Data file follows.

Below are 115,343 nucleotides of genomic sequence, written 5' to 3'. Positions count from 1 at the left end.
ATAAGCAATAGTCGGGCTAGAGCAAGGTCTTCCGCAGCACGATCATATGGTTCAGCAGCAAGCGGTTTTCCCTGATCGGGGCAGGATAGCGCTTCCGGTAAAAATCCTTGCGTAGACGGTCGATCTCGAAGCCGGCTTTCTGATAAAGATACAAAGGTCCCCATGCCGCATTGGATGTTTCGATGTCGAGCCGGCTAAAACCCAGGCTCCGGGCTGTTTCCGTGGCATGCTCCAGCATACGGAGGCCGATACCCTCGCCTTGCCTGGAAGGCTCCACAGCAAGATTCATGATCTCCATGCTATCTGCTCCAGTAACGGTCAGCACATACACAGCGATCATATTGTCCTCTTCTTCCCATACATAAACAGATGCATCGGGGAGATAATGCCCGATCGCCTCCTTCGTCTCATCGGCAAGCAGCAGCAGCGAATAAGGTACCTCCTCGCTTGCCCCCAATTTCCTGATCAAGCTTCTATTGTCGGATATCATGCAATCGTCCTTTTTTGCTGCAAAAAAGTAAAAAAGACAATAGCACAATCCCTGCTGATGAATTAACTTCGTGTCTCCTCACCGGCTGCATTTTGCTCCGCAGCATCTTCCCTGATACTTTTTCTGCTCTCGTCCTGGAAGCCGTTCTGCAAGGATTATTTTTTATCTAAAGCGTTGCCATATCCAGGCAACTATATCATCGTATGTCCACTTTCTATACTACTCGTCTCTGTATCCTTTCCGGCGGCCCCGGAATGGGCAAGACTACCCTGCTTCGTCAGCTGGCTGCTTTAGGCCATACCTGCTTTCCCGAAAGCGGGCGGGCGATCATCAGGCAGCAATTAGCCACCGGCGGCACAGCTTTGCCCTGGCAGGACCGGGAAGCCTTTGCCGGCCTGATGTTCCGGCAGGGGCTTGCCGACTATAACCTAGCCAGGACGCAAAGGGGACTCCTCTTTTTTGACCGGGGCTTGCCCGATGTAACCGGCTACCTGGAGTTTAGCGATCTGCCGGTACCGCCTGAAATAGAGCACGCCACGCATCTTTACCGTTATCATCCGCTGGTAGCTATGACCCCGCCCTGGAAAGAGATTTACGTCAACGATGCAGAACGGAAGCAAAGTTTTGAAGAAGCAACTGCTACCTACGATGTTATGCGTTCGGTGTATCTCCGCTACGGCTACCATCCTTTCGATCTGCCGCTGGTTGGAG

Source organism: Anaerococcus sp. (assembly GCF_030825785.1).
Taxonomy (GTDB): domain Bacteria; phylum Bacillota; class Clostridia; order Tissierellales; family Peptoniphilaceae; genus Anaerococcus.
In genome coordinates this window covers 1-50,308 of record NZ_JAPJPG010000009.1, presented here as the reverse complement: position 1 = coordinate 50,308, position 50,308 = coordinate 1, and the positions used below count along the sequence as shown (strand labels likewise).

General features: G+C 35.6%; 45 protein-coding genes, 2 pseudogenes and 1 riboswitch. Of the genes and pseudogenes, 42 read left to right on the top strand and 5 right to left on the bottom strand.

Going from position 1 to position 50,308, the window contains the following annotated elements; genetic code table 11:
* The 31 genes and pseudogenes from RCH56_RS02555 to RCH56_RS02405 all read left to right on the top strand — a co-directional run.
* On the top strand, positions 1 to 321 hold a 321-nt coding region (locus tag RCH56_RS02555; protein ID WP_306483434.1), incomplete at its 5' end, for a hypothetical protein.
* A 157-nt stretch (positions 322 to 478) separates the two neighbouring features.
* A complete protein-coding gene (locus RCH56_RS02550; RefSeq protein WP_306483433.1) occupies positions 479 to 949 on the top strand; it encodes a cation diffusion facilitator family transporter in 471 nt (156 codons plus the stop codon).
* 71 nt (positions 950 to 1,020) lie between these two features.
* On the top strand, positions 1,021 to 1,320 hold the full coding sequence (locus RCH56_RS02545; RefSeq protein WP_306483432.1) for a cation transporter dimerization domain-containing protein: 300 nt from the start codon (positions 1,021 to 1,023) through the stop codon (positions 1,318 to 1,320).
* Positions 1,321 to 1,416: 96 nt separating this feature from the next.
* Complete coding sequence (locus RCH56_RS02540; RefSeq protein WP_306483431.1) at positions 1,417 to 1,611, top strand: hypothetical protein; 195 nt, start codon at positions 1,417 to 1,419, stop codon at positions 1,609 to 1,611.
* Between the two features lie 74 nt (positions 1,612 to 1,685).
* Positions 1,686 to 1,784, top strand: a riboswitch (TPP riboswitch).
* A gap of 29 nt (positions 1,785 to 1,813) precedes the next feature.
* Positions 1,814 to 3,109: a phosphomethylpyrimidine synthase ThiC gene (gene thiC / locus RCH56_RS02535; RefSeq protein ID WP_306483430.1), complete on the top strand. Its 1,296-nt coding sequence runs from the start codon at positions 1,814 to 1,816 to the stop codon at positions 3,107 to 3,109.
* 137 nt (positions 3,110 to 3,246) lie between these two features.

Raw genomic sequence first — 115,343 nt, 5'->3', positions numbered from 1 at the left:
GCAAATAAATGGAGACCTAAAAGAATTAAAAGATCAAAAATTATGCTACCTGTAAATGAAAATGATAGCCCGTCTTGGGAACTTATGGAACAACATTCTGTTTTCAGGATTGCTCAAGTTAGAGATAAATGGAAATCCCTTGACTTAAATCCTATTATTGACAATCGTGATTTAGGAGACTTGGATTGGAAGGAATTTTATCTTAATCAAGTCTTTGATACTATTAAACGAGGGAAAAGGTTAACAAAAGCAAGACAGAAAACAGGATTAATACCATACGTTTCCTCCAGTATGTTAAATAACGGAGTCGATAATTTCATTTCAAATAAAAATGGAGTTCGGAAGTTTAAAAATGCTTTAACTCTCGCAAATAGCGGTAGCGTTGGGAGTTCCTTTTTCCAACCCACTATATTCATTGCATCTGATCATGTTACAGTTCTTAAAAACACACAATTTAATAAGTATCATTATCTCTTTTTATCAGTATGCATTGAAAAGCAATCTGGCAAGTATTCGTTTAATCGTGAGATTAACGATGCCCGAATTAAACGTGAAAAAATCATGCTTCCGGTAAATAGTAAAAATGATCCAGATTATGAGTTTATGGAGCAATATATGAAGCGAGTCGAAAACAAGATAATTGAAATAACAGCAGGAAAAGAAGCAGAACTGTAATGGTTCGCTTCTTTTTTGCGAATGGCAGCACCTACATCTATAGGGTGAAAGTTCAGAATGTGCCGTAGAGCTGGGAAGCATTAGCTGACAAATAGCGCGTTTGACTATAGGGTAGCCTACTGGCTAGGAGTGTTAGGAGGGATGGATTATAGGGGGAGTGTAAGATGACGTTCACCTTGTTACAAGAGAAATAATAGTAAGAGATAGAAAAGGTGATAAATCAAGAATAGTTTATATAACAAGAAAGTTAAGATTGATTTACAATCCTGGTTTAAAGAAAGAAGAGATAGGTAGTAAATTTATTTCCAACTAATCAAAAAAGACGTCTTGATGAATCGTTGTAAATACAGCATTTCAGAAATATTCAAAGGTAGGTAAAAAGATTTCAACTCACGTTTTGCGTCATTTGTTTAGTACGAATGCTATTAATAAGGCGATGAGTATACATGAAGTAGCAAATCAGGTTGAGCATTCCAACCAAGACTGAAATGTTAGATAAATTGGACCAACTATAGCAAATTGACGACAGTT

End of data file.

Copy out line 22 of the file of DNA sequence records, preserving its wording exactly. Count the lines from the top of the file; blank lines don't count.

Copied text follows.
GCAAATAAATGGAGACCTAAAAGAATTAAAAGATCAAAAATTATGCTACCTGTAAATGAAAATGATAGCCCGTCTTGGGAACTTATGGAACAACATTCTGTTTTCAGGATTGCTCAAGTTAGAGATAAATGGAAATCCCTTGACTTAAATCCTATTATTGACAATCGTGATTTAGGAGACTTGGATTGGAAGGAATTTTATCTTAATCAAGTCTTTGATACTATTAAACGAGGGAAAAGGTTAACAAAAGCAAGACAGAAAACAGGATTAATACCATACGTTTCCTCCAGTATGTTAAATAACGGAGTCGATAATTTCATTTCAAATAAAAATGGAGTTCGGAAGTTTAAAAATGCTTTAACTCTCGCAAATAGCGGTAGCGTTGGGAGTTCCTTTTTCCAACCCACTATATTCATTGCATCTGATCATGTTACAGTTCTTAAAAACACACAATTTAATAAGTATCATTATCTCTTTTTATCAGTATGCATTGAAAAGCAATCTGGCAAGTATTCGTTTAATCGTGAGATTAACGATGCCCGAATTAAACGTGAAAAAATCATGCTTCCGGTAAATAGTAAAAATGATCCAGATTATGAGTTTATGGAGCAATATATGAAGCGAGTCGAAAACAAGATAATTGAAATAACAGCAGGAAAAGAAGCAGAACTGTAATGGTTCGCTTCTTTTTTGCGAATGGCAGCACCTACATCTATAGGGTGAAAGTTCAGAATGTGCCGTAGAGCTGGGAAGCATTAGCTGACAAATAGCGCGTTTGACTATAGGGTAGCCTACTGGCTAGGAGTGTTAGGAGGGATGGATTATAGGGGGAGTGTAAGATGACGTTCACCTTGTTACAAGAGAAATAATAGTAAGAGATAGAAAAGGTGATAAATCAAGAATAGTTTATATAACAAGAAAGTTAAGATTGATTTACAATCCTGGTTTAAAGAAAGAAGAGATAGGTAGTAAATTTATTTCCAACTAATCAAAAAAGACGTCTTGATGAATCGTTGTAAATACAGCATTTCAGAAATATTCAAAGGTAGGTAAAAAGATTTCAACTCACGTTTTGCGTCATTTGTTTAGTACGAATGCTATTAATAAGGCGATGAGTATACATGAAGTAGCAAATCAGGTTGAGCATTCCAACCAAGACTGAAATGTTAGATAAATTGGACCAACTATAGCAAATTGACGACAGTT